Oak Park is trying to cut back on an expensive habit: spreading too much salt.
With snowfall rising and salt supplies dwindling, the village is trimming how much salt it sprinkles on Oak Park streets. For the duration of this winter, crews will no longer salt side streets. Crews will salt all intersections and main roads, including border streets and main roads such as Madison Street or Oak Park Avenue. “Secondary” routes like Home, East and Lombard avenues will only be plowed, Public Works Director John Wielebnicki said.
At the start of February, the village has already used over 6,000 tons of salt, more than it used all of last winter. Oak Park has already seen some two dozen “snow events” this winter, with about six weeks left in the season. Roughly 24 snowfalls occurred all of last winter, officials estimate.
Backup salt supplies are currently stalled on a river barge en route to Chicago. The village’s supplier, North American Salt Company, could not be reached for comment.
Under the village’s previous snow plan, crews would spread about 800 pounds of salt per mile on each lane of every street. That practice costs roughly $200,000 each winter season. The new plan aims to cut salt use in half, to 400 pounds and could save upwards of $100,000, officials believe.
The reduction will also limit salt’s damage to the environment, Wielebnicki said. Salt can kill vegetation and damage streets. However, low salt supplies are forcing the change, not costs or manpower, he added.
“This is not a situation we enjoy being in,” he said. “A number of communities are totally out of salt, and we’re fortunate that we saw this coming, and we started cutting back on our reserves. We’re not trying to compromise safety be any means over environmental sustainability; I want to make that real clear.”
Village Manager Tom Barwin said he wants to shift away from the practice of “dumping as much salt as necessary to make these roads wet and bare as quickly as possible.”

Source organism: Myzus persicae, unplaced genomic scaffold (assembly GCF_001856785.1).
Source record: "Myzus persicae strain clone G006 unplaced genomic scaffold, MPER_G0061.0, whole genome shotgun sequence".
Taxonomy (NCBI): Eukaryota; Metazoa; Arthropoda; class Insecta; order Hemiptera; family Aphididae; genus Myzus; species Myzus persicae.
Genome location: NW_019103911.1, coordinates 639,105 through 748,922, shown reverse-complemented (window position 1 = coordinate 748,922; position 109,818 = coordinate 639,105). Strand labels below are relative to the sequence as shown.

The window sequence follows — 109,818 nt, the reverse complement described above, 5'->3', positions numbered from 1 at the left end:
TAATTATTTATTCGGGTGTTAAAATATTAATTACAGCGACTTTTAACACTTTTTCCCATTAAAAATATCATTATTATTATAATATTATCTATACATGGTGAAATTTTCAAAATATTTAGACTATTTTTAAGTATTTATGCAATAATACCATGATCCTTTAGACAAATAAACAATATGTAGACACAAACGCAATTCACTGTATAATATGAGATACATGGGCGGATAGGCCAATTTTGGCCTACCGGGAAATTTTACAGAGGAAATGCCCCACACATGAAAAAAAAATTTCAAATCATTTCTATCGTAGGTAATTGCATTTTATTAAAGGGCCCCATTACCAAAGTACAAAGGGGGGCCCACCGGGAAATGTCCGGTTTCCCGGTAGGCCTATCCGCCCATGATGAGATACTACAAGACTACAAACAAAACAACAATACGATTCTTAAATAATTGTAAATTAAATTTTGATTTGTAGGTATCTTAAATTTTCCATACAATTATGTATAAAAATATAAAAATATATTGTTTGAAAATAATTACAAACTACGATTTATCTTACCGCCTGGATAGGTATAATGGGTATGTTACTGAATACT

The village plows whenever there is over 2 inches of snowfall, and salts when there is less. The village is working on combining salt with sand or beet juice to limit salt usage but still treat streets effectively. Street sweeping will also help clear smaller snowfalls.
Under the new plan, Oak Park will salt about one third of its roughly 100 miles of roadway, Wielebnicki said.
As of last Friday, Oak Park had about 500 tons of salt in its reserves. The village had about 1,200 tons stockpiled before this winter. The village board approved a purchase of 5,850 tons of salt for $75,000 at a board meeting Monday. The salt was originally purchased by staff last year, but multiple snowfalls occurred late in the year. Oak Park uses about 4,500 tons of salt in the average winter.
Oak Park already purchased $163,000 worth of salt from North American Salt Company in November, for a total of $238,036 in salt so far.
The village is working to purchase 1,000 more tons of salt to help it get through the rest of this winter. Public works will stick to the reduced salting plan, barring any freezing rain, which creates slippery conditions and could force more salting, Wielebnicki said.
Crews usually just plow the alleys. However, they do salt sidewalks near mass transit, along with about 24 intersections with school crossing guards.
Public works handed out free salt last December, due to freezing rain and low salt supplies in commercial stores. Wielebnicki said it was an effort to keep sidewalks safe. He labeled the handout, about 12 tons of salt, as negligible, amounting to less than half a percent of Oak Park’s total winter salt usage.
Barwin said two crashes occurred in Oak Park last Friday when a snowstorm hit. The village will monitor traffic incidents during the test period. Officials urge drivers to lower speeds, increase following distances and anticipate stops.
Wielebnicki said the extra salt could cost over $100,000, depending on prices and the winter’s severity. About $108,000 is left in the 2008 village budget for salt costs, and Village President David Pope said the numbers will likely change to purchase salt when next winter comes around.
“This snow season isn’t at all like last snow season or any snow season we’ve seen in the last couple years,” Pope said.